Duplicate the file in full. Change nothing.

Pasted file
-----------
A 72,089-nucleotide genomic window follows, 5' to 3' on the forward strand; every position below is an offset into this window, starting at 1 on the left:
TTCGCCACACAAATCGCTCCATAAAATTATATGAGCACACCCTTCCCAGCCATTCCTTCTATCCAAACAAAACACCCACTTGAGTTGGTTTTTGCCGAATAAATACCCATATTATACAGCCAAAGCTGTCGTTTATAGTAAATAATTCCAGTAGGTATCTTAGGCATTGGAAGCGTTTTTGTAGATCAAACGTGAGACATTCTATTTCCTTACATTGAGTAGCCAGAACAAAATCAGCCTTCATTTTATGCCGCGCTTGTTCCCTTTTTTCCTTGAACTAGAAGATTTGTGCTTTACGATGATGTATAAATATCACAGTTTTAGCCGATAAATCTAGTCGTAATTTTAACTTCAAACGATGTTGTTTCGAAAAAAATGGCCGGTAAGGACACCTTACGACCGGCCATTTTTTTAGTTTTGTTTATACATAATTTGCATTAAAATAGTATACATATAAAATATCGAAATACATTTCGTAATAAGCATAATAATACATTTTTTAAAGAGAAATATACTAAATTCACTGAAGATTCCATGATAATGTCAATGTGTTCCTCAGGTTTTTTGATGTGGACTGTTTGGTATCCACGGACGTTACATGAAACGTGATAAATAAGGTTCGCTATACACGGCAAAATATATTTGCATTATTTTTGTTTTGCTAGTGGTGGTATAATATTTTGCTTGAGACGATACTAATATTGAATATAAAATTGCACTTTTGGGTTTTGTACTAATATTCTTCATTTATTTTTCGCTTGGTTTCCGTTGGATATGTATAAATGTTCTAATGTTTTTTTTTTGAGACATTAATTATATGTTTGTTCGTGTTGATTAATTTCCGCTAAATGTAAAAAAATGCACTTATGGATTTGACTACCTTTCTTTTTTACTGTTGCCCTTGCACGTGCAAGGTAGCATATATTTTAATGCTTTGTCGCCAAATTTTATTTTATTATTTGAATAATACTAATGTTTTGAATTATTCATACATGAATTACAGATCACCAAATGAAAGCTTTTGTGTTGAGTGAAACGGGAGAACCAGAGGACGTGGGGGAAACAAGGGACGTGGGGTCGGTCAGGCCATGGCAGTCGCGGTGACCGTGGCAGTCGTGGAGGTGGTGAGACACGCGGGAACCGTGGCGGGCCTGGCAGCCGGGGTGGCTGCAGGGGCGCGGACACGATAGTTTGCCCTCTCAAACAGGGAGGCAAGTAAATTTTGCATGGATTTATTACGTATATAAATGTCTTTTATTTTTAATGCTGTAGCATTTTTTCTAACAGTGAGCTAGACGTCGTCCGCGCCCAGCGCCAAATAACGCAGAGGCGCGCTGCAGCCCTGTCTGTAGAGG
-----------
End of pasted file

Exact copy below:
A 72,089-nucleotide genomic window follows, 5' to 3' on the forward strand; every position below is an offset into this window, starting at 1 on the left:
TTCGCCACACAAATCGCTCCATAAAATTATATGAGCACACCCTTCCCAGCCATTCCTTCTATCCAAACAAAACACCCACTTGAGTTGGTTTTTGCCGAATAAATACCCATATTATACAGCCAAAGCTGTCGTTTATAGTAAATAATTCCAGTAGGTATCTTAGGCATTGGAAGCGTTTTTGTAGATCAAACGTGAGACATTCTATTTCCTTACATTGAGTAGCCAGAACAAAATCAGCCTTCATTTTATGCCGCGCTTGTTCCCTTTTTTCCTTGAACTAGAAGATTTGTGCTTTACGATGATGTATAAATATCACAGTTTTAGCCGATAAATCTAGTCGTAATTTTAACTTCAAACGATGTTGTTTCGAAAAAAATGGCCGGTAAGGACACCTTACGACCGGCCATTTTTTTAGTTTTGTTTATACATAATTTGCATTAAAATAGTATACATATAAAATATCGAAATACATTTCGTAATAAGCATAATAATACATTTTTTAAAGAGAAATATACTAAATTCACTGAAGATTCCATGATAATGTCAATGTGTTCCTCAGGTTTTTTGATGTGGACTGTTTGGTATCCACGGACGTTACATGAAACGTGATAAATAAGGTTCGCTATACACGGCAAAATATATTTGCATTATTTTTGTTTTGCTAGTGGTGGTATAATATTTTGCTTGAGACGATACTAATATTGAATATAAAATTGCACTTTTGGGTTTTGTACTAATATTCTTCATTTATTTTTCGCTTGGTTTCCGTTGGATATGTATAAATGTTCTAATGTTTTTTTTTTGAGACATTAATTATATGTTTGTTCGTGTTGATTAATTTCCGCTAAATGTAAAAAAATGCACTTATGGATTTGACTACCTTTCTTTTTTACTGTTGCCCTTGCACGTGCAAGGTAGCATATATTTTAATGCTTTGTCGCCAAATTTTATTTTATTATTTGAATAATACTAATGTTTTGAATTATTCATACATGAATTACAGATCACCAAATGAAAGCTTTTGTGTTGAGTGAAACGGGAGAACCAGAGGACGTGGGGGAAACAAGGGACGTGGGGTCGGTCAGGCCATGGCAGTCGCGGTGACCGTGGCAGTCGTGGAGGTGGTGAGACACGCGGGAACCGTGGCGGGCCTGGCAGCCGGGGTGGCTGCAGGGGCGCGGACACGATAGTTTGCCCTCTCAAACAGGGAGGCAAGTAAATTTTGCATGGATTTATTACGTATATAAATGTCTTTTATTTTTAATGCTGTAGCATTTTTTCTAACAGTGAGCTAGACGTCGTCCGCGCCCAGCGCCAAATAACGCAGAGGCGCGCTGCAGCCCTGTCTGTAGAGG